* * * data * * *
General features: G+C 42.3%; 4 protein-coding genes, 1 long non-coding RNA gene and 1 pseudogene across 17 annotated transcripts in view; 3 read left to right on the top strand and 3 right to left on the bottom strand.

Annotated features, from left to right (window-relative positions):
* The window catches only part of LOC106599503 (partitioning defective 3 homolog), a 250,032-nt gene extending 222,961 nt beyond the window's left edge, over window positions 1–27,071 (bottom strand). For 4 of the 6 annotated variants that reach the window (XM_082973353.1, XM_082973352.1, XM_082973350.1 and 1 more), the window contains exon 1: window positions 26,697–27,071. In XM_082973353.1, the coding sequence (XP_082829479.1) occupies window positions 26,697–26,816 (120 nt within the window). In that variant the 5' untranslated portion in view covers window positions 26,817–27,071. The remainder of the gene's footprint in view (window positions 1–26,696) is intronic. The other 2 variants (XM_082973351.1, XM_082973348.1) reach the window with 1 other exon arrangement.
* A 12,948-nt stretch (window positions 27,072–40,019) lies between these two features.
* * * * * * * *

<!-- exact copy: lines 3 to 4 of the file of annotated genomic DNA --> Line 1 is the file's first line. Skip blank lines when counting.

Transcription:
* The window catches only part of LOC106599503 (partitioning defective 3 homolog), a 250,032-nt gene extending 222,961 nt beyond the window's left edge, over window positions 1–27,071 (bottom strand). For 4 of the 6 annotated variants that reach the window (XM_082973353.1, XM_082973352.1, XM_082973350.1 and 1 more), the window contains exon 1: window positions 26,697–27,071. In XM_082973353.1, the coding sequence (XP_082829479.1) occupies window positions 26,697–26,816 (120 nt within the window). In that variant the 5' untranslated portion in view covers window positions 26,817–27,071. The remainder of the gene's footprint in view (window positions 1–26,696) is intronic. The other 2 variants (XM_082973351.1, XM_082973348.1) reach the window with 1 other exon arrangement.
* A 12,948-nt stretch (window positions 27,072–40,019) lies between these two features.